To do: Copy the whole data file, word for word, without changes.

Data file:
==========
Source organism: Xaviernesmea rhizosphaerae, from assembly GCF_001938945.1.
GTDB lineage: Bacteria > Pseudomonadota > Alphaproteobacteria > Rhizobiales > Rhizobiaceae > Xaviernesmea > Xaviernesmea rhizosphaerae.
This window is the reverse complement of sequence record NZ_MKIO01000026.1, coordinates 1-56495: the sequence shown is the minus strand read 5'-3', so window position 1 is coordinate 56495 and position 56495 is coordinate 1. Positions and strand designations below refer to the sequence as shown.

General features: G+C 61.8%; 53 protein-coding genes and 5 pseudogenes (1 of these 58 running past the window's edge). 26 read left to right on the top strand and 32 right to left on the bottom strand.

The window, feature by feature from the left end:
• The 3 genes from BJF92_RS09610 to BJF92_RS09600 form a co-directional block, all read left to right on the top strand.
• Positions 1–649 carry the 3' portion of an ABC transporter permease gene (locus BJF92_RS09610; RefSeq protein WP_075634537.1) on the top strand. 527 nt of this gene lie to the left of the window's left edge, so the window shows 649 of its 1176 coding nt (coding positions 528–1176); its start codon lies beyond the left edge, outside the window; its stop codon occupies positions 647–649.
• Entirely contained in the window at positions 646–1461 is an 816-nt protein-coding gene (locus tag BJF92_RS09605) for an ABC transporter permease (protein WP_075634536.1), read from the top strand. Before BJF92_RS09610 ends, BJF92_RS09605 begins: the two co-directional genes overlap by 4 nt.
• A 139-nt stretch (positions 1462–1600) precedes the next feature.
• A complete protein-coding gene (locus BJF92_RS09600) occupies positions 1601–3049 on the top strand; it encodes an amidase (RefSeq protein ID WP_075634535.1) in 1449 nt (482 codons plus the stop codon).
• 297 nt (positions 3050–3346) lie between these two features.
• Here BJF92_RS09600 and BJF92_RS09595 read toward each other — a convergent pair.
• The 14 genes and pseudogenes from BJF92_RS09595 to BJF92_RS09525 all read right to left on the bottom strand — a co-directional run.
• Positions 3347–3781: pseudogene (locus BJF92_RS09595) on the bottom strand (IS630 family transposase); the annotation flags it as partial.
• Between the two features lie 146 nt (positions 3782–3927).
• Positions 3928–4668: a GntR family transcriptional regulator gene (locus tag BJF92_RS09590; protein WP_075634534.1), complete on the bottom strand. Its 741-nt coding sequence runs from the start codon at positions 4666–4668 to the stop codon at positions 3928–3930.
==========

Source organism: Xaviernesmea rhizosphaerae, from assembly GCF_001938945.1.
GTDB lineage: Bacteria > Pseudomonadota > Alphaproteobacteria > Rhizobiales > Rhizobiaceae > Xaviernesmea > Xaviernesmea rhizosphaerae.
This window is the reverse complement of sequence record NZ_MKIO01000026.1, coordinates 1-56495: the sequence shown is the minus strand read 5'-3', so window position 1 is coordinate 56495 and position 56495 is coordinate 1. Positions and strand designations below refer to the sequence as shown.

General features: G+C 61.8%; 53 protein-coding genes and 5 pseudogenes (1 of these 58 running past the window's edge). 26 read left to right on the top strand and 32 right to left on the bottom strand.

The window, feature by feature from the left end:
• The 3 genes from BJF92_RS09610 to BJF92_RS09600 form a co-directional block, all read left to right on the top strand.
• Positions 1–649 carry the 3' portion of an ABC transporter permease gene (locus BJF92_RS09610; RefSeq protein WP_075634537.1) on the top strand. 527 nt of this gene lie to the left of the window's left edge, so the window shows 649 of its 1176 coding nt (coding positions 528–1176); its start codon lies beyond the left edge, outside the window; its stop codon occupies positions 647–649.
• Entirely contained in the window at positions 646–1461 is an 816-nt protein-coding gene (locus tag BJF92_RS09605) for an ABC transporter permease (protein WP_075634536.1), read from the top strand. Before BJF92_RS09610 ends, BJF92_RS09605 begins: the two co-directional genes overlap by 4 nt.
• A 139-nt stretch (positions 1462–1600) precedes the next feature.
• A complete protein-coding gene (locus BJF92_RS09600) occupies positions 1601–3049 on the top strand; it encodes an amidase (RefSeq protein ID WP_075634535.1) in 1449 nt (482 codons plus the stop codon).
• 297 nt (positions 3050–3346) lie between these two features.
• Here BJF92_RS09600 and BJF92_RS09595 read toward each other — a convergent pair.
• The 14 genes and pseudogenes from BJF92_RS09595 to BJF92_RS09525 all read right to left on the bottom strand — a co-directional run.
• Positions 3347–3781: pseudogene (locus BJF92_RS09595) on the bottom strand (IS630 family transposase); the annotation flags it as partial.
• Between the two features lie 146 nt (positions 3782–3927).
• Positions 3928–4668: a GntR family transcriptional regulator gene (locus tag BJF92_RS09590; protein WP_075634534.1), complete on the bottom strand. Its 741-nt coding sequence runs from the start codon at positions 4666–4668 to the stop codon at positions 3928–3930.